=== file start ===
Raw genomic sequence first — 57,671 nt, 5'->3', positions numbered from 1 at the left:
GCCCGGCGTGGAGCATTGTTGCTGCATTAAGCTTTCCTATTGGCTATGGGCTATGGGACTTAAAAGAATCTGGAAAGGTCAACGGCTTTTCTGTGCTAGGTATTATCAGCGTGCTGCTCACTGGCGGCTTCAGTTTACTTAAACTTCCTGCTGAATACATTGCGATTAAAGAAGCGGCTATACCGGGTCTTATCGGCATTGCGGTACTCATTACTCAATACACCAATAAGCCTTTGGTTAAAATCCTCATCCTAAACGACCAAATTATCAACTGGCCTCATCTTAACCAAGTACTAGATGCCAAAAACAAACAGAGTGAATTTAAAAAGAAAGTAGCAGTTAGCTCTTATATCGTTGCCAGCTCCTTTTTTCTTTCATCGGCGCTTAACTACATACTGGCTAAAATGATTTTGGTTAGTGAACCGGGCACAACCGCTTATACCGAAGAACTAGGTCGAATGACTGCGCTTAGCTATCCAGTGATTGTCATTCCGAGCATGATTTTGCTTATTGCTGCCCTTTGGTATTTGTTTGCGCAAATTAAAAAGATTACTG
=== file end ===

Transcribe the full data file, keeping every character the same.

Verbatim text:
Raw genomic sequence first — 57,671 nt, 5'->3', positions numbered from 1 at the left:
GCCCGGCGTGGAGCATTGTTGCTGCATTAAGCTTTCCTATTGGCTATGGGCTATGGGACTTAAAAGAATCTGGAAAGGTCAACGGCTTTTCTGTGCTAGGTATTATCAGCGTGCTGCTCACTGGCGGCTTCAGTTTACTTAAACTTCCTGCTGAATACATTGCGATTAAAGAAGCGGCTATACCGGGTCTTATCGGCATTGCGGTACTCATTACTCAATACACCAATAAGCCTTTGGTTAAAATCCTCATCCTAAACGACCAAATTATCAACTGGCCTCATCTTAACCAAGTACTAGATGCCAAAAACAAACAGAGTGAATTTAAAAAGAAAGTAGCAGTTAGCTCTTATATCGTTGCCAGCTCCTTTTTTCTTTCATCGGCGCTTAACTACATACTGGCTAAAATGATTTTGGTTAGTGAACCGGGCACAACCGCTTATACCGAAGAACTAGGTCGAATGACTGCGCTTAGCTATCCAGTGATTGTCATTCCGAGCATGATTTTGCTTATTGCTGCCCTTTGGTATTTGTTTGCGCAAATTAAAAAGATTACTG